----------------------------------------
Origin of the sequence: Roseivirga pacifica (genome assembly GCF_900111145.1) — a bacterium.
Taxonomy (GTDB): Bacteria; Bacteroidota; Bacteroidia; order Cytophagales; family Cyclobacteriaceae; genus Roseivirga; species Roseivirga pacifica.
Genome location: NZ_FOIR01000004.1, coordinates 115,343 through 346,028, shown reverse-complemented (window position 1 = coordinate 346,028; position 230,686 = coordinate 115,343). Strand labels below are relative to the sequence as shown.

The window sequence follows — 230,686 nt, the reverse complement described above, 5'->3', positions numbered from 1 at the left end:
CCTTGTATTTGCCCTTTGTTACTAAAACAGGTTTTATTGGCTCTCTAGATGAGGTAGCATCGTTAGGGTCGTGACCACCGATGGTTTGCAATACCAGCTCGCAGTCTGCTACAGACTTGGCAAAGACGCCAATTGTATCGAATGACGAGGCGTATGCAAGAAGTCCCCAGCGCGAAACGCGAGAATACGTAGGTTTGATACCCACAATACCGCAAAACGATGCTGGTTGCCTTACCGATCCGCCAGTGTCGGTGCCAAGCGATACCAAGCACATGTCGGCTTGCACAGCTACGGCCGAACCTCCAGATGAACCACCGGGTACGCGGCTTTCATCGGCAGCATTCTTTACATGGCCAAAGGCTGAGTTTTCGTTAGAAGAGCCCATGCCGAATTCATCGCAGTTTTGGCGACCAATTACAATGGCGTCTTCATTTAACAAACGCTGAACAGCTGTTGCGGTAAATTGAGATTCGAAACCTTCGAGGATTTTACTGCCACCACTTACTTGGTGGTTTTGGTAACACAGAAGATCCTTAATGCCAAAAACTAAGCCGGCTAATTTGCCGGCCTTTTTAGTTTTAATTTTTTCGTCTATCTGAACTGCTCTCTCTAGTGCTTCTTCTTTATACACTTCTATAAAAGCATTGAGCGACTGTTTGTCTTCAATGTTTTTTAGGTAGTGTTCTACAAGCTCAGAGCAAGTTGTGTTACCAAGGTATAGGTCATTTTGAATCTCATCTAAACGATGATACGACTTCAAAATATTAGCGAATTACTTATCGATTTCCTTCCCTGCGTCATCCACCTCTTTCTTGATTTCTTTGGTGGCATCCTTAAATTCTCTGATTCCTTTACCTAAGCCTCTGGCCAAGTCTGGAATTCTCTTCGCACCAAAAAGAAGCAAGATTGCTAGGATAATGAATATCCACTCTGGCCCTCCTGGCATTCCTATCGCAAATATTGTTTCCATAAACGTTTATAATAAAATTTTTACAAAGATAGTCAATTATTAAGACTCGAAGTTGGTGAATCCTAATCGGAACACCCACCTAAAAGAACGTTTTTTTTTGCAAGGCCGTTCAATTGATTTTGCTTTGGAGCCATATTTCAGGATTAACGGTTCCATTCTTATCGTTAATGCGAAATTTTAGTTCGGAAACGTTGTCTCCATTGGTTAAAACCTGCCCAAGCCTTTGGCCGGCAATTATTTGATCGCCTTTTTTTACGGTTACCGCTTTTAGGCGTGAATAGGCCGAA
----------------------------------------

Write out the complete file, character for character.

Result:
Origin of the sequence: Roseivirga pacifica (genome assembly GCF_900111145.1) — a bacterium.
Taxonomy (GTDB): Bacteria; Bacteroidota; Bacteroidia; order Cytophagales; family Cyclobacteriaceae; genus Roseivirga; species Roseivirga pacifica.
Genome location: NZ_FOIR01000004.1, coordinates 115,343 through 346,028, shown reverse-complemented (window position 1 = coordinate 346,028; position 230,686 = coordinate 115,343). Strand labels below are relative to the sequence as shown.

The window sequence follows — 230,686 nt, the reverse complement described above, 5'->3', positions numbered from 1 at the left end:
CCTTGTATTTGCCCTTTGTTACTAAAACAGGTTTTATTGGCTCTCTAGATGAGGTAGCATCGTTAGGGTCGTGACCACCGATGGTTTGCAATACCAGCTCGCAGTCTGCTACAGACTTGGCAAAGACGCCAATTGTATCGAATGACGAGGCGTATGCAAGAAGTCCCCAGCGCGAAACGCGAGAATACGTAGGTTTGATACCCACAATACCGCAAAACGATGCTGGTTGCCTTACCGATCCGCCAGTGTCGGTGCCAAGCGATACCAAGCACATGTCGGCTTGCACAGCTACGGCCGAACCTCCAGATGAACCACCGGGTACGCGGCTTTCATCGGCAGCATTCTTTACATGGCCAAAGGCTGAGTTTTCGTTAGAAGAGCCCATGCCGAATTCATCGCAGTTTTGGCGACCAATTACAATGGCGTCTTCATTTAACAAACGCTGAACAGCTGTTGCGGTAAATTGAGATTCGAAACCTTCGAGGATTTTACTGCCACCACTTACTTGGTGGTTTTGGTAACACAGAAGATCCTTAATGCCAAAAACTAAGCCGGCTAATTTGCCGGCCTTTTTAGTTTTAATTTTTTCGTCTATCTGAACTGCTCTCTCTAGTGCTTCTTCTTTATACACTTCTATAAAAGCATTGAGCGACTGTTTGTCTTCAATGTTTTTTAGGTAGTGTTCTACAAGCTCAGAGCAAGTTGTGTTACCAAGGTATAGGTCATTTTGAATCTCATCTAAACGATGATACGACTTCAAAATATTAGCGAATTACTTATCGATTTCCTTCCCTGCGTCATCCACCTCTTTCTTGATTTCTTTGGTGGCATCCTTAAATTCTCTGATTCCTTTACCTAAGCCTCTGGCCAAGTCTGGAATTCTCTTCGCACCAAAAAGAAGCAAGATTGCTAGGATAATGAATATCCACTCTGGCCCTCCTGGCATTCCTATCGCAAATATTGTTTCCATAAACGTTTATAATAAAATTTTTACAAAGATAGTCAATTATTAAGACTCGAAGTTGGTGAATCCTAATCGGAACACCCACCTAAAAGAACGTTTTTTTTTGCAAGGCCGTTCAATTGATTTTGCTTTGGAGCCATATTTCAGGATTAACGGTTCCATTCTTATCGTTAATGCGAAATTTTAGTTCGGAAACGTTGTCTCCATTGGTTAAAACCTGCCCAAGCCTTTGGCCGGCAATTATTTGATCGCCTTTTTTTACGGTTACCGCTTTTAGGCGTGAATAGGCCGAA